Deciding Between a Fixed Rate or Adjustable Rate Mortgage

The recent shortage of homes for sale, and the bidding wars for the few homes that reach the market, can create a sense of uncertainty for buyers.

The house prices are almost 20% higher than a year ago, and mortgage rates reflect the current housing market. However, buyers still have the opportunity to lock in historically low interest rates on their mortgages.

While cash sales are about 36% On the market, most homes are bought with mortgage loans. If you are looking to buy a home with the help of a mortgage, it is important to determine whether a fixed or adjustable rate mortgage is the best.

Like the houses themselves, the right mortgage for you depends on what you need and your unique situation. This often depends on your aversion to risk and how long you plan to stay in the house.

Fixed rate mortgages

The most common type of mortgage is a fixed rate mortgage. With this type of loan, the interest rate remains the same for the life of the loan.

A fixed rate means there is no variability in the amount of interest you must pay, and that predictability is great for cash flow planning purposes. Even if the interest rate environment changes and mortgage rates start to rise, yours will remain locked in.

This makes a fixed rate mortgage an excellent option for those who have a fixed income, have an inflexible budget, or simply do not have a high tolerance for financial risk. You know what you are getting into and if you can afford the monthly payments.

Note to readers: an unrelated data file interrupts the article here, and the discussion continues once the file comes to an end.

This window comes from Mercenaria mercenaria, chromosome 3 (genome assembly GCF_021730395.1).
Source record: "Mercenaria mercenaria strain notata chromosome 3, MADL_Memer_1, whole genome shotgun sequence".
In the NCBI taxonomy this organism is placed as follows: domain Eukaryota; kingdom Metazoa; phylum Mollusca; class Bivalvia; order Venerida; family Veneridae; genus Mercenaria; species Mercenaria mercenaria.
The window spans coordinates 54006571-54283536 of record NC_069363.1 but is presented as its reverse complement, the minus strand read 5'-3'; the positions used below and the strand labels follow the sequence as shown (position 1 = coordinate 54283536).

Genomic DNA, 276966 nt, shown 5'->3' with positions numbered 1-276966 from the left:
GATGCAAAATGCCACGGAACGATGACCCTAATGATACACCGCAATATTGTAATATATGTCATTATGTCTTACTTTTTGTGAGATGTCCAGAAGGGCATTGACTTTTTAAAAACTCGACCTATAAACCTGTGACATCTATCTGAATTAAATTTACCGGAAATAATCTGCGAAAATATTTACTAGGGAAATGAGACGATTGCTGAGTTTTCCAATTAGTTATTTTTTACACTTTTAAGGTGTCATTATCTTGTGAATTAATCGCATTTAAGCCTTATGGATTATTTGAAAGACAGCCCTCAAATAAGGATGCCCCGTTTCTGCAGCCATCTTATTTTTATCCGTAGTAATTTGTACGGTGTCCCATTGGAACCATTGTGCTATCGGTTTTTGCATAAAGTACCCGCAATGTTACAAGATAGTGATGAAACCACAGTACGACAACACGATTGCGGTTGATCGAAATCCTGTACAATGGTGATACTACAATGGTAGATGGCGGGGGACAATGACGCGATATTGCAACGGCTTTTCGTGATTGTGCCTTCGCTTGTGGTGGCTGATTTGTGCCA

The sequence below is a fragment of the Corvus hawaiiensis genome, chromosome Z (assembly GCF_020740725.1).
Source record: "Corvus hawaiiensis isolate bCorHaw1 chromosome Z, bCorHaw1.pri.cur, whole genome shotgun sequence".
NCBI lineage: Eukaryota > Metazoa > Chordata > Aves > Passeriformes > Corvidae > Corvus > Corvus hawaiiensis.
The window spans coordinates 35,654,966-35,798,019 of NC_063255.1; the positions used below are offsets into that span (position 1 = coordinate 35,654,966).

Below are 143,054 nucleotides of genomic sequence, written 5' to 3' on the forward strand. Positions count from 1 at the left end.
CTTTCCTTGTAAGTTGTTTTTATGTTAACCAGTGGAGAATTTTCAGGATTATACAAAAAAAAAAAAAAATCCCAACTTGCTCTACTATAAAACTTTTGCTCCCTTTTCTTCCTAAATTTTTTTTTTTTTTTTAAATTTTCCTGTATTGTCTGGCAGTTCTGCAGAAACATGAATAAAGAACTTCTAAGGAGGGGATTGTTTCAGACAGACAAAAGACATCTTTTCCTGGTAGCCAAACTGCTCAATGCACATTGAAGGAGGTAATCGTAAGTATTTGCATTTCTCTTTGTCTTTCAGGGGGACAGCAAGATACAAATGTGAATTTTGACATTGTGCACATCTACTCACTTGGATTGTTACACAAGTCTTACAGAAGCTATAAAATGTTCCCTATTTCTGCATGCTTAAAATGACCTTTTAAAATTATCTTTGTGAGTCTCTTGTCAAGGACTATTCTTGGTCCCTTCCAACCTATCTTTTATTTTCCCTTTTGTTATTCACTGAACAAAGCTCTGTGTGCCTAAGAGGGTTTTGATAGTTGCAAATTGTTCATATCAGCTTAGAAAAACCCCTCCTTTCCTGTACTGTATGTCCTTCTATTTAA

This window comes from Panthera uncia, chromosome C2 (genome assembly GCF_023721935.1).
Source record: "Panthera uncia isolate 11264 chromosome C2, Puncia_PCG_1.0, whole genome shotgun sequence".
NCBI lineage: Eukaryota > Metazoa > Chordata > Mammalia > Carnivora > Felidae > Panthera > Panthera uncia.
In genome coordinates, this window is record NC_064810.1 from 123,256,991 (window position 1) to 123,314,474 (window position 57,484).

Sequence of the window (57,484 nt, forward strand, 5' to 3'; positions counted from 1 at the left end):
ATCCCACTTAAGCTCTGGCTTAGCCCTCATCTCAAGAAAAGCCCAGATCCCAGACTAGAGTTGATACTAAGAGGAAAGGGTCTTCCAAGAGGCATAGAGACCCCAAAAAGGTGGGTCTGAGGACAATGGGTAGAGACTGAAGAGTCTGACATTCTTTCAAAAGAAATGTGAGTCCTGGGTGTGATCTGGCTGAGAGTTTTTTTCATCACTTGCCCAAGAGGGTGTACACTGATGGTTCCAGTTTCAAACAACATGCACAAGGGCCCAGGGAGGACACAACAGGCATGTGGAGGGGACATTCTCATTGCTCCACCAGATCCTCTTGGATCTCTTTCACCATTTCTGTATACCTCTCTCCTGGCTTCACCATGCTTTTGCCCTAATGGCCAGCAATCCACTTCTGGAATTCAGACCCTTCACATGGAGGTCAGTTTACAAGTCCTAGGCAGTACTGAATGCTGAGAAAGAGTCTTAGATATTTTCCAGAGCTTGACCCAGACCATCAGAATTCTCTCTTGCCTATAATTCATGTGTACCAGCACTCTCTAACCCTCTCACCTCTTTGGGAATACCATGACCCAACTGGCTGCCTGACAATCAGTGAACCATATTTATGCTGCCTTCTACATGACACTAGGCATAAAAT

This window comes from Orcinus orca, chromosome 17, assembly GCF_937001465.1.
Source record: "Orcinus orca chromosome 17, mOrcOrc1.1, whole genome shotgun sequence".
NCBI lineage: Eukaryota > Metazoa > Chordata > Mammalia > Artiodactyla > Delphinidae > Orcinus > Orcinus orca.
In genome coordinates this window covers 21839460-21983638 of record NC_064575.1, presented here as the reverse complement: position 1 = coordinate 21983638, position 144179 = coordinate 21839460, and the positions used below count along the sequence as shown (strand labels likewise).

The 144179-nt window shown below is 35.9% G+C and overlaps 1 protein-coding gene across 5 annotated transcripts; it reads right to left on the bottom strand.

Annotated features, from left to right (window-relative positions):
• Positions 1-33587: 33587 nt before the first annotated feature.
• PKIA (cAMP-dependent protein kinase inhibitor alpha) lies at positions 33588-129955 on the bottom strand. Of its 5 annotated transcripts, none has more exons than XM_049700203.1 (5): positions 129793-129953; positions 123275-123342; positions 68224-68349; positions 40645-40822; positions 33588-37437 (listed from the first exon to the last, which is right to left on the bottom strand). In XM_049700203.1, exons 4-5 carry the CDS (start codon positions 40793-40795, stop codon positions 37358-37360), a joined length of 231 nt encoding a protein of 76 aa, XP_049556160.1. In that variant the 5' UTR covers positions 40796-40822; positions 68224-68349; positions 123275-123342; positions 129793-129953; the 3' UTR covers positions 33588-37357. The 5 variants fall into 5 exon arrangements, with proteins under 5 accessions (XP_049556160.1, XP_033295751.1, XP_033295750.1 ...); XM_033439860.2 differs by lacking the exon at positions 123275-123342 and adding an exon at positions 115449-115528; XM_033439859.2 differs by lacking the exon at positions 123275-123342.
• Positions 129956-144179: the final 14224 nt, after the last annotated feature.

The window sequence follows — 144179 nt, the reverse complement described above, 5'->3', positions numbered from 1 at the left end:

Of course, there are downsides to a fixed rate mortgage, because interest rates in the general market don’t just go up. If mortgage interest rates drop, yours remains fixed. That could leave you with a more expensive loan than a newer mortgage.

People often think that they can refinance if this happens. Sometimes that is a good option. But not always worth refinancing, so this is not a foolproof solution.

But at the end of the day, the predictability of having the same monthly payments for the entire term of the loan makes a fixed-rate mortgage a very popular option with home buyers.

Adjustable rate mortgages (ARM)

An adjustable-rate mortgage (also known as an ARM) is a loan with an interest rate that is essentially the opposite of a fixed one – the rate adjusts periodically as market interest rates fluctuate.

The amount of monthly principal you owe on the loan generally does not change, except when you pay it off. The term or duration of the loan is also not adjusted. The interest rate is the only item that is subject to external forces beyond your control that propel it up or down, and that affects your total monthly payment.

Most ARM rates are adjusted annually, although some are adjusted more frequently. (Other time periods may include monthly, quarterly, or semi-annual adjustments.) You will need to dig into the fine print of the specific loan offered by your lender to make sure you understand the timing in which the interest rate can change before committing to an arm.

The initial rate of an ARM is usually set by using an agreed rate or index, such as LIBOR or the Treasury index. The lender can also add a certain amount of margin as a fee for providing you the money in the first place.

While it may seem like an ARM is all-risk just for a potential reward, the terms of the contract can make it a calculated risk where you’re not subject to the whims of the mortgage interest rate gods.

For example, most ARMs include an interest rate cap as part of the terms of the contract. Caps limit the amount of interest rate adjustments, both increases and decreases. An ARM contract can also specify a lifetime limit, which indicates that an interest rate does not go above or below certain percentages.